Saponins as Immunoadjuvants
Saponins are very widely distributed in plants (Price et al, 1987), but the one that is used as an adjuvant is extracted from the bark of the South American tree Quillaia saponaria (Dalsgaard, 1978). It is a triterpene glycoside, consisting of the hydrophobic triterpene polycyclic ring, to which is attached two chains of sugars (Fig. 1), which are hydrophilic. This gives the molecule surface-active properties, and saponin is used as a foaming agent in soft drinks. Its potential as an adjuvant was discovered more than 50 years ago (Thibault and Richou, 1936), and it has since become widely used in veterinary vaccines, particularly those against foot-and-mouth disease virus (Dalsgaard, 1978). Recently new impetus has been given to research on saponin by the discovery that it can form small ordered structures, ISCOMS or immunostimulating complexes, with phospholipid, cholesterol, and proteins with a suitable hydrophobic tail such as those extracted from viral envelopes (Morein, 1988 and chapter by Morein in this volume). This chapter reviews what is known of the adjuvant properties of saponin and its mechanism of action.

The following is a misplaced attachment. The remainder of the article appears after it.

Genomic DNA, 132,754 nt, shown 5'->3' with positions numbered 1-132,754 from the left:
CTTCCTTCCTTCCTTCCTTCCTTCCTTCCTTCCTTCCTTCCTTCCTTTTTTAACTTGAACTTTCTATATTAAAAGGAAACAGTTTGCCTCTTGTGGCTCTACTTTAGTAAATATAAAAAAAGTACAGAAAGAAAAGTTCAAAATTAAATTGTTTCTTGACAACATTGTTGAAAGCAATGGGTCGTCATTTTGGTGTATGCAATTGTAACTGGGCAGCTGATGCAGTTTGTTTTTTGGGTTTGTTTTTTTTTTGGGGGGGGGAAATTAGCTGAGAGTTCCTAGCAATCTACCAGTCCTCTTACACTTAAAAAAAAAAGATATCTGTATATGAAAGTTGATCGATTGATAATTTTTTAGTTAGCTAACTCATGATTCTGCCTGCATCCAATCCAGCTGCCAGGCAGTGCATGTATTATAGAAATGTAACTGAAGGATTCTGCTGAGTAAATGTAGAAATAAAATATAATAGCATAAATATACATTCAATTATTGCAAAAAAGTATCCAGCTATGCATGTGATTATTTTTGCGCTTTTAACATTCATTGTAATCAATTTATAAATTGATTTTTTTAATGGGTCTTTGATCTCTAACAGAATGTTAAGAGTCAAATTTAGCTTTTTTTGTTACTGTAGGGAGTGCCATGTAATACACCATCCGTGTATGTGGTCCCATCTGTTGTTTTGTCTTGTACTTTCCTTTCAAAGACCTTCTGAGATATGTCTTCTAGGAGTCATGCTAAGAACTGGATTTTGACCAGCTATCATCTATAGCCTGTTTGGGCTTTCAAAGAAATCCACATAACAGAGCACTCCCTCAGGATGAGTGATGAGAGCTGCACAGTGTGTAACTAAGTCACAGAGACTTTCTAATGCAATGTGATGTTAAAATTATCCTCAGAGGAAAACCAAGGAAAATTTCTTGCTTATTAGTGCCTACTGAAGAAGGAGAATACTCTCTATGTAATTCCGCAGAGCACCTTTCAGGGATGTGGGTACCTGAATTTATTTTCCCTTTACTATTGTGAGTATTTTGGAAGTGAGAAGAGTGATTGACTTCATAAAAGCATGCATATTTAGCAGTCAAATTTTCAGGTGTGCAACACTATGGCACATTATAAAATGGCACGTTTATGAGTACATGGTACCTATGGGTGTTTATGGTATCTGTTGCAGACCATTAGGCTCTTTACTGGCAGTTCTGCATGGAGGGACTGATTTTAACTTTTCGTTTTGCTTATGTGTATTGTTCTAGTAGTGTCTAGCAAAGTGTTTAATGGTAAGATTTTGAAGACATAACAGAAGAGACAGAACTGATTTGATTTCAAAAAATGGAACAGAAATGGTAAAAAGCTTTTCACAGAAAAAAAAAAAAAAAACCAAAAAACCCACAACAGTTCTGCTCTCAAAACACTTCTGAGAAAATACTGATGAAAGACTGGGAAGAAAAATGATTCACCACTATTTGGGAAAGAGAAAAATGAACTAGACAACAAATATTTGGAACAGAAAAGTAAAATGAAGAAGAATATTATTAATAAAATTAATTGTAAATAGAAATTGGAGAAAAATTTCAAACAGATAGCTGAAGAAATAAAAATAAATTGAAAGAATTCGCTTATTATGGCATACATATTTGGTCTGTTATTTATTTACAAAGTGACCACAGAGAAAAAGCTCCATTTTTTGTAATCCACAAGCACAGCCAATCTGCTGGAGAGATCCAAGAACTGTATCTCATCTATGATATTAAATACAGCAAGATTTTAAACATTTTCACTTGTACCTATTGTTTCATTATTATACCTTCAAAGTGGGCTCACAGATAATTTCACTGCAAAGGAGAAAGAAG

KeywordsTrypanosoma Cruzi Triterpene Glycoside Rous Sarcoma Virus Adjuvant Activity Polyene Antibiotic
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